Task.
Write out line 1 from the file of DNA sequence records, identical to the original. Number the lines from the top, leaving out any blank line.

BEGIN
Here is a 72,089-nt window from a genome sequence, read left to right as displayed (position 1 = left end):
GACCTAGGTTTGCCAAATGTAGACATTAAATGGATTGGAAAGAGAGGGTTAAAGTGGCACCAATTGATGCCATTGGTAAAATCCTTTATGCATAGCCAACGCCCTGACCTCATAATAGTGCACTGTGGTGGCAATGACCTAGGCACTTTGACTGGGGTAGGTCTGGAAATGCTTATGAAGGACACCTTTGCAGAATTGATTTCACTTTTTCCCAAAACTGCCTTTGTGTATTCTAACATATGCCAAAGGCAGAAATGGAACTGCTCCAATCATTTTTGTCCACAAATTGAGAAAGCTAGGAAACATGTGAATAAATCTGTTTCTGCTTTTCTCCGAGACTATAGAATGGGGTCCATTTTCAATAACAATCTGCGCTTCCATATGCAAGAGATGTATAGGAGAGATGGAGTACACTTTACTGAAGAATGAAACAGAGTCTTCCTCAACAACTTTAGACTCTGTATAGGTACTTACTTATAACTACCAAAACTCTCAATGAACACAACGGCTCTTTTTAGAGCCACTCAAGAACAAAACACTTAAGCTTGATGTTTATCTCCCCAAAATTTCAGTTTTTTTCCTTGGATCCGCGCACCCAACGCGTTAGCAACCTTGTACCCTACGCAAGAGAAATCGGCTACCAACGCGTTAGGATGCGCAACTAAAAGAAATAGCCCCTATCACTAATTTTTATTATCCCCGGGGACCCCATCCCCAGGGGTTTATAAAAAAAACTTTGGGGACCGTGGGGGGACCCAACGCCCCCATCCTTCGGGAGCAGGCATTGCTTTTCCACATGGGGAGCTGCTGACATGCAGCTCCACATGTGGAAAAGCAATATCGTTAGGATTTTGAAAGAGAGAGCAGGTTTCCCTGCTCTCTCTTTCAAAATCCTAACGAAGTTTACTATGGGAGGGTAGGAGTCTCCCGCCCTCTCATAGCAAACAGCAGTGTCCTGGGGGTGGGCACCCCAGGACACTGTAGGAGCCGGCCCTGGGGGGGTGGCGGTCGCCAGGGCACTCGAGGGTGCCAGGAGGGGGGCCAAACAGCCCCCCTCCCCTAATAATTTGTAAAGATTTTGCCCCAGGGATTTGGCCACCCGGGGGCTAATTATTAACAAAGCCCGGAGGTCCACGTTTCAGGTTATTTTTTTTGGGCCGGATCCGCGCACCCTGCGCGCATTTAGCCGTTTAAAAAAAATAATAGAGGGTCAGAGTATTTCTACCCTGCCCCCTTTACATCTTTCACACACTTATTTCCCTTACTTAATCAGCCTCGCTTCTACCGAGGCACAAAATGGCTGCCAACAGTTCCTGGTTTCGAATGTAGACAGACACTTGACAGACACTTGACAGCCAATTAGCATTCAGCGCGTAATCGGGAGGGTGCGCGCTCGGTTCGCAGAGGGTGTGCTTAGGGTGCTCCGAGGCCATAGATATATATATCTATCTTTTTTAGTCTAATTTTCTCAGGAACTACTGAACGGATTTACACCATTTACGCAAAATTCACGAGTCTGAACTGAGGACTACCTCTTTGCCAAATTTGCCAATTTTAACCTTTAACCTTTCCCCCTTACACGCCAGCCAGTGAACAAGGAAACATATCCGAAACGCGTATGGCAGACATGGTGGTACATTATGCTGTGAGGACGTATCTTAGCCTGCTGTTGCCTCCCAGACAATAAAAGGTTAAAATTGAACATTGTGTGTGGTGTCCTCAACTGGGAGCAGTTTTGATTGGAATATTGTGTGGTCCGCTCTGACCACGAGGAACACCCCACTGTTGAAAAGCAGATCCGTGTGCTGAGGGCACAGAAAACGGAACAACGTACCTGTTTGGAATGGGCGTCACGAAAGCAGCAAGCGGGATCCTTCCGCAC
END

Here is a 72,089-nt window from a genome sequence, read left to right as displayed (position 1 = left end):